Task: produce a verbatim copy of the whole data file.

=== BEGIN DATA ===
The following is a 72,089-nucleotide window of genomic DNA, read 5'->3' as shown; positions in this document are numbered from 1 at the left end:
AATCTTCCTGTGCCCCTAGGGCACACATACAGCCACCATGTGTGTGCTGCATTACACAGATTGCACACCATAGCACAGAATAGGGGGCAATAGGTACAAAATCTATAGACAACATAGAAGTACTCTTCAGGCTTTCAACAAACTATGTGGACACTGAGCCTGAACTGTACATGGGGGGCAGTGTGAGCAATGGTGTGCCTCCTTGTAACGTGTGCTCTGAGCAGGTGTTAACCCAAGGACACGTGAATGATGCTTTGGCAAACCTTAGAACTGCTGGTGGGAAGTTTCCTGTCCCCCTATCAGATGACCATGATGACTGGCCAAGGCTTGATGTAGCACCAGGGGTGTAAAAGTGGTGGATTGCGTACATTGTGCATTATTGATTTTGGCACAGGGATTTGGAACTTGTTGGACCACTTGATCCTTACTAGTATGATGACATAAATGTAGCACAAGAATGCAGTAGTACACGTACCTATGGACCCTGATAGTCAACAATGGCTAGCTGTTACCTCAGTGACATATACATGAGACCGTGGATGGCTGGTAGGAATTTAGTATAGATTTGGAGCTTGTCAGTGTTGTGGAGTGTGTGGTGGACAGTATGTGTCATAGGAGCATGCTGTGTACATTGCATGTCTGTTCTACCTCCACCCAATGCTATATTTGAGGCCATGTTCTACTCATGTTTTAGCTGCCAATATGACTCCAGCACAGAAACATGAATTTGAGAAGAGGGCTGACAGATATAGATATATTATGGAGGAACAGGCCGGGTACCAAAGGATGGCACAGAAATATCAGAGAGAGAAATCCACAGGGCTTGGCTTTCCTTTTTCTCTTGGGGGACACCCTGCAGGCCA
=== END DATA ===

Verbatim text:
The following is a 72,089-nucleotide window of genomic DNA, read 5'->3' as shown; positions in this document are numbered from 1 at the left end:
AATCTTCCTGTGCCCCTAGGGCACACATACAGCCACCATGTGTGTGCTGCATTACACAGATTGCACACCATAGCACAGAATAGGGGGCAATAGGTACAAAATCTATAGACAACATAGAAGTACTCTTCAGGCTTTCAACAAACTATGTGGACACTGAGCCTGAACTGTACATGGGGGGCAGTGTGAGCAATGGTGTGCCTCCTTGTAACGTGTGCTCTGAGCAGGTGTTAACCCAAGGACACGTGAATGATGCTTTGGCAAACCTTAGAACTGCTGGTGGGAAGTTTCCTGTCCCCCTATCAGATGACCATGATGACTGGCCAAGGCTTGATGTAGCACCAGGGGTGTAAAAGTGGTGGATTGCGTACATTGTGCATTATTGATTTTGGCACAGGGATTTGGAACTTGTTGGACCACTTGATCCTTACTAGTATGATGACATAAATGTAGCACAAGAATGCAGTAGTACACGTACCTATGGACCCTGATAGTCAACAATGGCTAGCTGTTACCTCAGTGACATATACATGAGACCGTGGATGGCTGGTAGGAATTTAGTATAGATTTGGAGCTTGTCAGTGTTGTGGAGTGTGTGGTGGACAGTATGTGTCATAGGAGCATGCTGTGTACATTGCATGTCTGTTCTACCTCCACCCAATGCTATATTTGAGGCCATGTTCTACTCATGTTTTAGCTGCCAATATGACTCCAGCACAGAAACATGAATTTGAGAAGAGGGCTGACAGATATAGATATATTATGGAGGAACAGGCCGGGTACCAAAGGATGGCACAGAAATATCAGAGAGAGAAATCCACAGGGCTTGGCTTTCCTTTTTCTCTTGGGGGACACCCTGCAGGCCA